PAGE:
Anonymously engraved around 1812, Galerie de tableaux du prince Lucien Bonaparte, no. 2.
The painting had been considered to be a work by Titian's hand since its earliest mention in the Riccardi inventories, but the attribution was questioned by Crowe and Cavacaselle in 1877, and it was attributed to Girolamo Romanino by Bernard Berenson in 1901 (see Literature). The painting was subsequently published as Bernardino Licinio by a number of scholars. This attribution, however, is incidental and based on a superficial similarity in composition and costume type typical of that artist. More recent scholarship has rejected this idea, noting the quality as superior to Licinio. Indeed, the fluid and confident handling of the Portrait of a Lady is more typical of Titian, leading more recent scholarship to reconsider an attribution to the master himself. The beautiful articulation of the hand and sleeve lower left and the impressionistic rendering of the jewelry are particularly compelling.
While the identity of the noblewoman depicted has yet to be isolated, her clothing provides some clues to her social standing and to the date of the painting’s execution. She wears a gown of rich damask and the sumptuous figured textile is lavishly lined with fur which escapes in spurts from the decorative slashes and front. The dry and exceptionally painterly description of the fur is typical of Titian and recalls his treatment of the lynx stole worn by Isabella d’Este (1474-1539), Marchesa of Mantua, in the Kunsthistorisches Museum, Vienna (fig. 2) which likewise dates to circa 1534-36. The neckline of the gown is cut wide and low and the sleeves are slashed, billowing from the shoulder and becoming tighter from elbow to wrist, consistent with styles popular in the 1530s. The voluminous cap, called a balzo, and the heavy gold paternoster girdle were fashionable accessories in Venice at that time. The noblewoman wears a long string of pearls, which were tremendously costly, interrupted at intervals with gold beads. Pearls were synonymous with purity and it is notable that the sitter should be depicted so conspicuously winding them in her fingers. Her attire can be compared to that of the unknown lady in Bernardino Licinio’s Portrait of Woman Holding a Portrait of a Man in the Museo d’Arte Antica del Castello Sforzesco, Milan (fig. 3; inv. no. 28) which dates to around 1625-30.3 Much like the Licinio portrait, the accessories worn by the sitter here likely signify her married status. As Andrea Bayer writes, the paternoster belt was “a piece of jewelry associated with the bonds of marriage” and extravagant items such as this and the pearl necklace might form part of a wedding trousseau or be offered as a betrothal gift.4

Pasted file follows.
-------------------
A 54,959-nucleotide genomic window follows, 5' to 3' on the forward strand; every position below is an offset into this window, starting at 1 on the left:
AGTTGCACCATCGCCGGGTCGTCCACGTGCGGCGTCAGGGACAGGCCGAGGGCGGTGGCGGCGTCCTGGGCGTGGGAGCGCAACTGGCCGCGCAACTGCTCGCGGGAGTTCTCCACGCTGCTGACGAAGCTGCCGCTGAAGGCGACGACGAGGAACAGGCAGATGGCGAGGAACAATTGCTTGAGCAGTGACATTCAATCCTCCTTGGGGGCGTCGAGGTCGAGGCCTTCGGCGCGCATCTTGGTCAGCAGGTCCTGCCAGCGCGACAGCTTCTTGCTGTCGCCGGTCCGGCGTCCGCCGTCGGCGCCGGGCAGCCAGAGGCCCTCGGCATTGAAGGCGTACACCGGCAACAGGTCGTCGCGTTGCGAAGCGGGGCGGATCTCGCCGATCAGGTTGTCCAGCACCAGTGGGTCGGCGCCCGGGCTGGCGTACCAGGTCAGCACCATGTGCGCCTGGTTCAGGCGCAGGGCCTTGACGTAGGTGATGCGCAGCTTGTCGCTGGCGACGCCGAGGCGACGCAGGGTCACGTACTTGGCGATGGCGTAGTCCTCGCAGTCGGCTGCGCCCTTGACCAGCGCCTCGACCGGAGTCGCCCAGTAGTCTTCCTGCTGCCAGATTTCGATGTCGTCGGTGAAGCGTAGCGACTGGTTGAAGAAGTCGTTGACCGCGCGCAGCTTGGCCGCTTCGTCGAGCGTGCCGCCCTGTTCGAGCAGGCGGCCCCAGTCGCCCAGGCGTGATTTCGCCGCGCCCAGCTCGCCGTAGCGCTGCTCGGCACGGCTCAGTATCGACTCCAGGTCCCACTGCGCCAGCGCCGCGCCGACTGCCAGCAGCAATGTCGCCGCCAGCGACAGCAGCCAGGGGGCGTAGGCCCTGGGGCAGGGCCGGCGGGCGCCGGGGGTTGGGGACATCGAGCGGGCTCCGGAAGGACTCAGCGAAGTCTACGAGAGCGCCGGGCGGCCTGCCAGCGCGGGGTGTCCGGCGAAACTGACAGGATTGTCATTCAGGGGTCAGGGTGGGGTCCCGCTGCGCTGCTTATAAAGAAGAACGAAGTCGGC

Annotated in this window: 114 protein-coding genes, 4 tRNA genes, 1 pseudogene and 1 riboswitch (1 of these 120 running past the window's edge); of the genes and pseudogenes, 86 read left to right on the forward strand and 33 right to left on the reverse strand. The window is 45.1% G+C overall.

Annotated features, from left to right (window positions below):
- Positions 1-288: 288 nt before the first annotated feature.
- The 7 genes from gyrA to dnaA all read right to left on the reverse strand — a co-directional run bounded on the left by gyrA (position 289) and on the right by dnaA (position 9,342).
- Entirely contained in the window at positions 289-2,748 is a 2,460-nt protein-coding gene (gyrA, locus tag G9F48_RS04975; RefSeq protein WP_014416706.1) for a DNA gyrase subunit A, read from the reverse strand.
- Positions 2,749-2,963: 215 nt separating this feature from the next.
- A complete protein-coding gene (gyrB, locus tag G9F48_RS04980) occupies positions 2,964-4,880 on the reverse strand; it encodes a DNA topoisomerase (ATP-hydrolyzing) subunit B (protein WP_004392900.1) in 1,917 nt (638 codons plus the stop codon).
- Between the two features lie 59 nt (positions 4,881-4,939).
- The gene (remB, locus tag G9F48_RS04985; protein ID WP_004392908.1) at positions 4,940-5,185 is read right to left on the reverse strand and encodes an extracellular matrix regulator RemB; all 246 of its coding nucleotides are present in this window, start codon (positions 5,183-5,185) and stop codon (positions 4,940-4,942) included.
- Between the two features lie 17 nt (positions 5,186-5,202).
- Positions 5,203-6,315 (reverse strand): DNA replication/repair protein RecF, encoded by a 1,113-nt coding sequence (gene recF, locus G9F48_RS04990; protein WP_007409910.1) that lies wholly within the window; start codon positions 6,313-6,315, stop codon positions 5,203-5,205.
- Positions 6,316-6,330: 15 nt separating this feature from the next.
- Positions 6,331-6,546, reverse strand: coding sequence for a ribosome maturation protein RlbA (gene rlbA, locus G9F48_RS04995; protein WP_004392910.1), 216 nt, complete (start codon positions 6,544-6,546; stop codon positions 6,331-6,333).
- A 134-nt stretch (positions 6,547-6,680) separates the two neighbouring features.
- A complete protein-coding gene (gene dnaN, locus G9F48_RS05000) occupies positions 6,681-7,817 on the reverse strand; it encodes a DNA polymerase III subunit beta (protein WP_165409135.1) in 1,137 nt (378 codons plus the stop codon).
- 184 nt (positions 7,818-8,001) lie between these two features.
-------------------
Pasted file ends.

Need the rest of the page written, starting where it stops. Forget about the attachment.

We are grateful to Mauro Lucco, who has seen the present painting firsthand and believes it to be an autograph work by Titian himself.
1. H. Keutner, under Literature.
2. G. de Juliis, under Literature, p. 58, footnote no. 17.
3. For the Licinio portrait see A. Bayer, Art and Love in Renaissance Italy, New York and New Haven 2008, p. 270-271, cat. no. 125, reproduced.
4. Ibid., p. 270.
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